Notice how the E chord in the key of C is E G B. This makes it a minor chord because the 3rd interval is flattened. Meanwhile, the E chord in the key of E is E G# B (Notice the G#) It now becomes an E MAJOR chord because the 3rd interval is NOT flattened. This is because the key of E has 4 sharps in it, one of them being the G#.

Can I build chords off different keys of a major scale?

Absolutely! One thing to remember is that the the MAJOR-minor-minor-MAJOR-MAJOR-minor-diminished pattern will ALWAYS follow the same pattern in every key. The only thing that changes are the notes/chords. So simply just plug and play.

Here’s an example of the chords in the key of E MAJOR:

  • The E chord in the key of E becomes E G# B making it E MAJOR
  • The F# chord in the key of E becomes F# A C# making it F# minor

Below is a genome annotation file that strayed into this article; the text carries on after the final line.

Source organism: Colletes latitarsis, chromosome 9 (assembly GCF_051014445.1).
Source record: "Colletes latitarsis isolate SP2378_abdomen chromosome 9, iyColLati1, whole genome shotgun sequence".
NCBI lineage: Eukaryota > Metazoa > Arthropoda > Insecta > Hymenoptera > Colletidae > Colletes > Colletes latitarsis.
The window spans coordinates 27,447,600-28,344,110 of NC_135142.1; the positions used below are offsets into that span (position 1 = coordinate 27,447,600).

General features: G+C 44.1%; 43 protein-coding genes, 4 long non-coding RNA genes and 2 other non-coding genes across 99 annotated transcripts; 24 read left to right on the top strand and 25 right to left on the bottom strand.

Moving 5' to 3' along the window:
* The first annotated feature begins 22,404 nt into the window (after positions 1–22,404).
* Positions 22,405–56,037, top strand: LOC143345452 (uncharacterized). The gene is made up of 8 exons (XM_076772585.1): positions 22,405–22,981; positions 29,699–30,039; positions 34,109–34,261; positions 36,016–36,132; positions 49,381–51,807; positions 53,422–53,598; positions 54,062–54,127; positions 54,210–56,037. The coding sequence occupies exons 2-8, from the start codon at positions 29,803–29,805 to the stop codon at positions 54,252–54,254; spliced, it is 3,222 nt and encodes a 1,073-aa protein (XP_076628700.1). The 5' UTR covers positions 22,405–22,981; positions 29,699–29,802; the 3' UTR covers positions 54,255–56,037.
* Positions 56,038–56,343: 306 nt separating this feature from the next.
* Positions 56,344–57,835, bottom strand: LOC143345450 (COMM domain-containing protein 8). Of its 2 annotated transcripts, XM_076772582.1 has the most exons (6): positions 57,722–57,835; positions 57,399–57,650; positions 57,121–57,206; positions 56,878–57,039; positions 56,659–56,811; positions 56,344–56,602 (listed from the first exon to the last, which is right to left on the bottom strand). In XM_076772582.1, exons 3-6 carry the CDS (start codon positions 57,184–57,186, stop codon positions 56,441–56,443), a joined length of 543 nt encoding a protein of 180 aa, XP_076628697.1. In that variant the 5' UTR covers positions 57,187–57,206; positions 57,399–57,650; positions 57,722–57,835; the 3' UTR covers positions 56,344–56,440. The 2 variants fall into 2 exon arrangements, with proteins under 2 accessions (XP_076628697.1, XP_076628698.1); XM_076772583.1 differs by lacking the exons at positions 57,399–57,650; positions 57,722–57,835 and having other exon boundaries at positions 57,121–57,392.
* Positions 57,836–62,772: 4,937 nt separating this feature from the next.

• The G# chord in the key of E becomes G# B D# making it G# minor
  • The A chord in the key of E becomes A C# E making it A MAJOR
  • The B chord in the key of E becomes B D# F# making it B MAJOR
  • The C# chord in the key of E becomes C# E G# making it C# minor
  • The D# chord in the key of E becomes D# F# A making it D# diminished

Understand it now? If not, watch the video above a few times, and you’ll get it!

Order Of Sharps And Flats

This is a continuation of my ‘Circle of Fifths‘ post.

The Order of Sharps and Flats

This will be another utility to use with the circle of 5ths to determine what key gets Flats or Sharps and how we determine them.
Order of #‘s: F C G D A E B (a saying I like to remember these notes is):
Fat
Cats
Go
Down
Alleys
Eating
Bones

Order of b‘s: B E A D G C F (a saying to remember the flats is):
B-E-A-D
Glass
Cuts
Fine

If you notice, the order of Flats is just the order of Sharps in reverse.
Now lets get workin’! Lets pick one of our keys from the cycle of fifths in diagram 2. Lets start with the key of A Major.